Transferring Patterns to Wood

For pattern-transferring advice, we consulted professional decorative painter Jackie Shaw, whose methods you'll find easy to master. Use them and your  painted pieces will win compliments as never before.

Patterns are key to painting success. Whether you're transferring the main outline of a design or adding intricate details, the pattern guides you to picture-perfect results. In her book, The Big Book of Decorative Painting (Watson-Guptill Publications, 1994), author Jackie Shaw includes a chapter with tips and techniques for copying patterns and transferring designs to base-coated projects.

We'll give you four foolproof methods for transferring patterns -- along with a few tips from Jackie. But first, before you transfer a pattern, copy the outlines of the design on tracing paper. Jackie encourages painters to take the liberty of re-creating the pattern while they copy it. "Move the tracing paper around the pattern so you can rearrange, add, or subtract elements as you go along," Jackie says. Next, using one of the four methods following below, transfer the design onto the base-coated wood. These echniques require simple tools like chalk, a No. 2 pencil, tracing paper, and commercial transfer paper.

Method 1

Retrace the pattern lines or rub the back of the pattern with chalk. Turn the traced pattern face down, and retrace the lines with a chalk pencil or rub the back with chalk. Then position the pattern, chalk side down, on the base-coated surface. Using a stylus, retrace the lines. Apply very little pressure, or you'll make grooves on the wood surface. "Chalk is my personal choice for transferring patterns because it's easy to remove, and it allows for creativity and alterations without ever leaving behind a 'ghost' of the pattern," Jackie says.

Method 2

Rub the back of the pattern with a No. 2 pencil. With the traced pattern face down, hold the pencil horizontally on the paper while applying the graphite. Lightly wipe off the excess graphite dust. Then place the pattern, treated side down, on the base-coated surface and retrace the lines with a stylus.

Method 3

Apply the pattern with commercial transfer paper. Check at local crafts stores or art-supply stores for special artist's transfer paper -- several brands are available. Slide the sheet of transfer paper, treated side down, between the pattern and the base-coated surface, and trace over the lines as directed above. Although it might be tempting to substitute carbon paper for the transfer paper, "it's best not to use it because over time it will bleed through paint," Jackie says.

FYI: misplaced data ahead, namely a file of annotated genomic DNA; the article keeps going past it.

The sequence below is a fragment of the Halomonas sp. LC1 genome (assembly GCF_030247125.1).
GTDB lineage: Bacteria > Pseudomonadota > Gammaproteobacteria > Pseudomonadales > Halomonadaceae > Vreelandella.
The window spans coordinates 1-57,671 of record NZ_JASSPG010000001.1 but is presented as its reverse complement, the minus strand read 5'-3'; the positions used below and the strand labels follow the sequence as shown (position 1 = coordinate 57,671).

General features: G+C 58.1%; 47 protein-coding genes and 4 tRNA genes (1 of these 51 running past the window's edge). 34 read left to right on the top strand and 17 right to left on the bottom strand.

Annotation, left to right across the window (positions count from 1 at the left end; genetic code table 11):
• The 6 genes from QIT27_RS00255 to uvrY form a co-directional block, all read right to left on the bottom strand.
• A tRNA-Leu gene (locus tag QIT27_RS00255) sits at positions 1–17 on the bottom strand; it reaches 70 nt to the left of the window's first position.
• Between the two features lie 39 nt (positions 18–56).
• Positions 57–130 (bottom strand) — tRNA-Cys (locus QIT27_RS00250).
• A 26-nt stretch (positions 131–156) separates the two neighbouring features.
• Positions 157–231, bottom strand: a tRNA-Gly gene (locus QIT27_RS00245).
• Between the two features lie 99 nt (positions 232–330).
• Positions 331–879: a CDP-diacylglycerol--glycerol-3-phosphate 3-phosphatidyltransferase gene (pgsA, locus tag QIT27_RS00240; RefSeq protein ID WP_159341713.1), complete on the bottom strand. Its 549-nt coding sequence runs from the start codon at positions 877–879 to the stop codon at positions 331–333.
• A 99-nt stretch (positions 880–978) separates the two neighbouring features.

Method 4

Make your own transfer paper. You'll need tracing paper and several pieces of chalk, both white and colored. To make light sheets of transfer paper (to use on medium- and dark-colored surfaces), rub one side of each piece of tracing paper completely with a piece of cheap white chalk. (Do not use artist's pastel chalk because its wax base can mar your painting.) Rub the chalk into the paper with your fingers. Then shake off any excess chalk. For dark sheets of transfer paper, use colored chalk or a pencil. Shake off any excess chalk or graphite. Store the sheets by folding the treated sides together.

Transferring Tips

• When transferring a pattern, place a sheet of waxed paper on top of it to help you keep track of lines already traced. The stylus will etch the wax paper as you work, showing clearly where you've traced. • To remove chalk or transfer-paper pattern lines after painting, rub off marks with a soft cloth dampened with clean water. Graphite or other commercial transfer papers may require mineral spirits.


• Transfer as little of the design as possible to the wood. This will allow you to be more creative with painting.

Ted's Woodworking - Guide eBook

2 comments:

  1. Thanks for sharing your tips here! I really like getting creative with wood - there are endless possibilities and details you can add to the finished product.

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  2. Previously, we have only thought that wood materials are mostly using for flooring and making furniture. But here this article changes the whole concept that; woods are also using for making different patterns which are rather used for painting purposes. Thanks for highlighting such a wonderful topic.
    Haro flooring

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